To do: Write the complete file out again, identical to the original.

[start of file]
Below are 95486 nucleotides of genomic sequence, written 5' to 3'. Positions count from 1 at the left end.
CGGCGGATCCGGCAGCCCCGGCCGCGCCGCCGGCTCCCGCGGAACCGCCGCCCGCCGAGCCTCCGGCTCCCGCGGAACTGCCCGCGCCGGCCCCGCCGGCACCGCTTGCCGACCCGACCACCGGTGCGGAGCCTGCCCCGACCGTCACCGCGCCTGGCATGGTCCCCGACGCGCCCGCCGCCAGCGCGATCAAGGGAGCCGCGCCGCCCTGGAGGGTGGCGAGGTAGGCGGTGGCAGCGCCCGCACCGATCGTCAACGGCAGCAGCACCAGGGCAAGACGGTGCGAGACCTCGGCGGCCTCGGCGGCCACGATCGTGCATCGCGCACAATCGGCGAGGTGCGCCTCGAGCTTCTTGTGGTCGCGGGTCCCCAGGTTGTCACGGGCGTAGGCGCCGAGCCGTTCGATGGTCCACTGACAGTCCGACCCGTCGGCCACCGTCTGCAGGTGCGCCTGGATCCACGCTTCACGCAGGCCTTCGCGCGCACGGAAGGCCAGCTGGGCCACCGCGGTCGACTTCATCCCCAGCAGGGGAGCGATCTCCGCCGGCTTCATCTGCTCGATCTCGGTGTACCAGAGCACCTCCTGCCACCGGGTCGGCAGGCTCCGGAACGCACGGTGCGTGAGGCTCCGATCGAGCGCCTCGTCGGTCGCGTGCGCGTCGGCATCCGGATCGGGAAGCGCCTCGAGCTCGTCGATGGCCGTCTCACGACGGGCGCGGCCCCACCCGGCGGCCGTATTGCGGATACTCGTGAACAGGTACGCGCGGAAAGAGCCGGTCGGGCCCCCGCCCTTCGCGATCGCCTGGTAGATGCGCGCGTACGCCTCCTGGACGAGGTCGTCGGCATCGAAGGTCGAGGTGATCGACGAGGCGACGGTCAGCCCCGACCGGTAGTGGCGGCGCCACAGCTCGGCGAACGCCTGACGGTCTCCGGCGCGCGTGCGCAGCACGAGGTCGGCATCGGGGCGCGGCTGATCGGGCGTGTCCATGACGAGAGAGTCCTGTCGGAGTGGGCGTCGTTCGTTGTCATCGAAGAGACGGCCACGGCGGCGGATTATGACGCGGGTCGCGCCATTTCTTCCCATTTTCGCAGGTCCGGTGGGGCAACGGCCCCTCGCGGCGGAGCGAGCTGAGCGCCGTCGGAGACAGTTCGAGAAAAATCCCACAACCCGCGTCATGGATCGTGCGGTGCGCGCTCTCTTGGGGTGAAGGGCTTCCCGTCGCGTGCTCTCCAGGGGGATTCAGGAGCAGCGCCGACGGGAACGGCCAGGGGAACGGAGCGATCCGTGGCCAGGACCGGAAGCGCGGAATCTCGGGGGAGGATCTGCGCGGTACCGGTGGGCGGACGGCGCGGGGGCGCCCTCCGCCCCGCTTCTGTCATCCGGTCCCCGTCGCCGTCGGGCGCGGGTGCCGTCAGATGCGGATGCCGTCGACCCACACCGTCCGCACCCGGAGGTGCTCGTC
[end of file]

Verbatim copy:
Below are 95486 nucleotides of genomic sequence, written 5' to 3'. Positions count from 1 at the left end.
CGGCGGATCCGGCAGCCCCGGCCGCGCCGCCGGCTCCCGCGGAACCGCCGCCCGCCGAGCCTCCGGCTCCCGCGGAACTGCCCGCGCCGGCCCCGCCGGCACCGCTTGCCGACCCGACCACCGGTGCGGAGCCTGCCCCGACCGTCACCGCGCCTGGCATGGTCCCCGACGCGCCCGCCGCCAGCGCGATCAAGGGAGCCGCGCCGCCCTGGAGGGTGGCGAGGTAGGCGGTGGCAGCGCCCGCACCGATCGTCAACGGCAGCAGCACCAGGGCAAGACGGTGCGAGACCTCGGCGGCCTCGGCGGCCACGATCGTGCATCGCGCACAATCGGCGAGGTGCGCCTCGAGCTTCTTGTGGTCGCGGGTCCCCAGGTTGTCACGGGCGTAGGCGCCGAGCCGTTCGATGGTCCACTGACAGTCCGACCCGTCGGCCACCGTCTGCAGGTGCGCCTGGATCCACGCTTCACGCAGGCCTTCGCGCGCACGGAAGGCCAGCTGGGCCACCGCGGTCGACTTCATCCCCAGCAGGGGAGCGATCTCCGCCGGCTTCATCTGCTCGATCTCGGTGTACCAGAGCACCTCCTGCCACCGGGTCGGCAGGCTCCGGAACGCACGGTGCGTGAGGCTCCGATCGAGCGCCTCGTCGGTCGCGTGCGCGTCGGCATCCGGATCGGGAAGCGCCTCGAGCTCGTCGATGGCCGTCTCACGACGGGCGCGGCCCCACCCGGCGGCCGTATTGCGGATACTCGTGAACAGGTACGCGCGGAAAGAGCCGGTCGGGCCCCCGCCCTTCGCGATCGCCTGGTAGATGCGCGCGTACGCCTCCTGGACGAGGTCGTCGGCATCGAAGGTCGAGGTGATCGACGAGGCGACGGTCAGCCCCGACCGGTAGTGGCGGCGCCACAGCTCGGCGAACGCCTGACGGTCTCCGGCGCGCGTGCGCAGCACGAGGTCGGCATCGGGGCGCGGCTGATCGGGCGTGTCCATGACGAGAGAGTCCTGTCGGAGTGGGCGTCGTTCGTTGTCATCGAAGAGACGGCCACGGCGGCGGATTATGACGCGGGTCGCGCCATTTCTTCCCATTTTCGCAGGTCCGGTGGGGCAACGGCCCCTCGCGGCGGAGCGAGCTGAGCGCCGTCGGAGACAGTTCGAGAAAAATCCCACAACCCGCGTCATGGATCGTGCGGTGCGCGCTCTCTTGGGGTGAAGGGCTTCCCGTCGCGTGCTCTCCAGGGGGATTCAGGAGCAGCGCCGACGGGAACGGCCAGGGGAACGGAGCGATCCGTGGCCAGGACCGGAAGCGCGGAATCTCGGGGGAGGATCTGCGCGGTACCGGTGGGCGGACGGCGCGGGGGCGCCCTCCGCCCCGCTTCTGTCATCCGGTCCCCGTCGCCGTCGGGCGCGGGTGCCGTCAGATGCGGATGCCGTCGACCCACACCGTCCGCACCCGGAGGTGCTCGTC